For a course in noncommutative geometry / representation theory we discussed two examples of classifying orbits of matrices, more specifically Examples 1.1 and 1.2 in Noncommutative Geometry and Cayley-smooth Orders. I won't discuss the details of the mathematics behind them, the reference should suffice.
I was intrigued by the computational aspects of the problem (the computer scientist in me pops up from time to time), and I recently gained access to a small supercomputer with a Magma installation. Not knowing the complete classification, which is given in Section 2.8 of Noncommutative Geometry and Cayley-smooth Orders under the monicker of the Gerstenhaber-Hesselink theorem (I always read the Gerstenlink-Haber theorem for some reason), I have implemented a general algorithm capable of giving you the details for all matrix rings if you are patient enough.
There are three parts involved in the classification:
- studying the structure of the variety of singularities
- enumerating all representatives of orbits, which are determined by Jordan normal forms
- determining the dimensions of the orbits
The first part is computationally absolutely horrendous, but that could be my fault. I will discuss it if I feel compelled, but at the moment I am not happy with it. Degrees two and three are worked out in detail in the book, degree four is reasonably fast in my implementation while degree five already takes almost an hour... The results are not that uninteresting, so maybe I'll write about them, maybe not.
Jordan normal form enumeration
The second part is what this post is about. Recall that any (complex) matrix can be conjugated with an invertible matrix to a block diagonal matrix, whose blocks are matrices with a single eigenvalue of the original on the diagonal, ones on the superdiagonal and zeroes everywhere else. For details, check Wikipedia's Jordan normal form/Complex matrices. When trying to reproduce the diagram of Example 1.2 containing the orbit dimensions we obviously need to enumerate all possible Jordan normal forms. This is actually quite easy:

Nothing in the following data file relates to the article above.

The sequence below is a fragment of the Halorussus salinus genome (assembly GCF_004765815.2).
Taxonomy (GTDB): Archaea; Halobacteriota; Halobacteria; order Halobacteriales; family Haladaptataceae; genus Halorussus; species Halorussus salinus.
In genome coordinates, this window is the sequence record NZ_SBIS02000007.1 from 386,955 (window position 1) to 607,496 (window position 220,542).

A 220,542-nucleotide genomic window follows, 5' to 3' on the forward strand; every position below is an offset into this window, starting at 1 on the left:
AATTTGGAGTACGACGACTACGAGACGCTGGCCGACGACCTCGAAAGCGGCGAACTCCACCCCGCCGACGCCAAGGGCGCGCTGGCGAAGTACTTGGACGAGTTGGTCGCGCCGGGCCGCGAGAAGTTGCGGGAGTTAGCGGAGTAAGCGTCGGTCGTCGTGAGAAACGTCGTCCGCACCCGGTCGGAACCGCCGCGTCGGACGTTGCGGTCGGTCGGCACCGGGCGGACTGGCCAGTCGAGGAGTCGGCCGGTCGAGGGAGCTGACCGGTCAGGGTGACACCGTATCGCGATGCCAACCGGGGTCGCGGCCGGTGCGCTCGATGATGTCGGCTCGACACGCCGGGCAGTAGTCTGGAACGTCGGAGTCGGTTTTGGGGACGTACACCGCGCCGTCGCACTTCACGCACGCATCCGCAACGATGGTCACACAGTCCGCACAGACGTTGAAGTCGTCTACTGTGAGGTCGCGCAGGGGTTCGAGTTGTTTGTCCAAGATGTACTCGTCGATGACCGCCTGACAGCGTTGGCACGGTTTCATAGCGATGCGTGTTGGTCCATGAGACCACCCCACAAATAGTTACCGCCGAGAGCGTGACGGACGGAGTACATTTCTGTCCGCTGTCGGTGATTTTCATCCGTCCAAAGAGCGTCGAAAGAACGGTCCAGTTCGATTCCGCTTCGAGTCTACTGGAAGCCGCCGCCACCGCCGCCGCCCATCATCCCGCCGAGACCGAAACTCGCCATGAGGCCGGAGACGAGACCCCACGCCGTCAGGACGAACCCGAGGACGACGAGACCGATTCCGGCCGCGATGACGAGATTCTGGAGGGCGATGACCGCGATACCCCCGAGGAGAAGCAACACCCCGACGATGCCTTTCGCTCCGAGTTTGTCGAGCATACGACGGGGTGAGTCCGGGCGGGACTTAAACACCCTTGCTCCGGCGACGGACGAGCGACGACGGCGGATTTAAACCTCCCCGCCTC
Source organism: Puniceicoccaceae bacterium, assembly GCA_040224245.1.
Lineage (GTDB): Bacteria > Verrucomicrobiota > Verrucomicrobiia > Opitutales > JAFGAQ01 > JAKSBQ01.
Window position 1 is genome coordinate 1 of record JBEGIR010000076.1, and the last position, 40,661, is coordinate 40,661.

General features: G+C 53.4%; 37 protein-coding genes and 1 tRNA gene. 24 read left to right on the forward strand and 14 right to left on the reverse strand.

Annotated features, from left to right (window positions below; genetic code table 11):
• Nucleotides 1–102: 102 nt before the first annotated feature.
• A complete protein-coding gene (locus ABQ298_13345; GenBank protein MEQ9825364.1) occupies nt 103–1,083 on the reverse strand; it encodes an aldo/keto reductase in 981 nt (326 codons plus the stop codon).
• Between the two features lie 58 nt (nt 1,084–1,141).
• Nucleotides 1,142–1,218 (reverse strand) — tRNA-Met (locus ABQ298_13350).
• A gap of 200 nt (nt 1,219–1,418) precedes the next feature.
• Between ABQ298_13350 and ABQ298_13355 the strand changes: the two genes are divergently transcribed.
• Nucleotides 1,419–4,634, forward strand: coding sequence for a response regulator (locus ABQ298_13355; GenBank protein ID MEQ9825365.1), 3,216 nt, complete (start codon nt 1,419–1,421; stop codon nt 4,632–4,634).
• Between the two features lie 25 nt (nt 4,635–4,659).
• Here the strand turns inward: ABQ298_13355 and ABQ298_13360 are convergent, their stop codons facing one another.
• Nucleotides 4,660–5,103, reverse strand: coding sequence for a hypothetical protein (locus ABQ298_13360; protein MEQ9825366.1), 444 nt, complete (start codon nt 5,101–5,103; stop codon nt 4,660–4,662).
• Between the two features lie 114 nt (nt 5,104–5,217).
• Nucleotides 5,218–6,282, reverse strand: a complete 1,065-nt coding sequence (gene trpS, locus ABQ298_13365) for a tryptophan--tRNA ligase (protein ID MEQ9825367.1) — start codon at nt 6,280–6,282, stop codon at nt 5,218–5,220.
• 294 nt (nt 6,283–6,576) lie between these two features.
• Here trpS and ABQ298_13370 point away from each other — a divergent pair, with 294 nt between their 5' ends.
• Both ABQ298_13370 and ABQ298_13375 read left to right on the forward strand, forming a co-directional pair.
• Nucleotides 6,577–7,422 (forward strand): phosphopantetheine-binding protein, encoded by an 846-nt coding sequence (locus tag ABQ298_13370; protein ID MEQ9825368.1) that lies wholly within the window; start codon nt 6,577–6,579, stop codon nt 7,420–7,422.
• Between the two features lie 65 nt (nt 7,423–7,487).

- consider all partitions of $n$, where the numbers are given in decreasing order giving all possible configurations of the eigenvalues (these correspond to the columns in the diagram)
- fill in all legal superdiagonals, only considering decreasing numbers of ones for eigenvalues with the same multiplicity
The eigenvalues of the representatives are taken to be unknowns in a function field, for maximal flexibility. So the following code
does some initialization and will print all representatives, ordered by the structure of the eigenvalues. The code for
IsNondecreasing is implemented by
while the actual construction as implemented in
ConstructJordanNormalForm is given by
The output for this code (where $n=5$) is given in this pastebin.
The calculation of the dimensions
The third part is a bit of (symbolic) linear algebra, where you have to determine the dimension of the orbit by calculating the dimension of the stabilizer group, which is a Zariski dense subset of the centralizer of a matrix, hence suffices for giving the correct dimension. Mathematical details can be found in the text, the actual implementation is given by The algorithm is nothing but initializing a big system of linear equations, expressing the commutator relation $AM=MA$ where $M$ is (not necessarily) a matrix in Jordan normal form and $A$ is a matrix where every element corresponds to an unknown. By equating $AM=MA$ positionwise and obtaining a linear system of $n^2$ equations over the function field where our eigenvalues live, we can compute the rank of the kernel, which describes the dimension of the centralizing matrices.
If we slightly change the iteration of the first code example, calling
OrbitDimension for each matrix, the output will be as given in this pastebin in case of $n=5$.
What I have done is not the most relevant contribution to the world of mathematics, but in case you ever feel the urge to enumerate Jordan normal forms, I hope this will help you.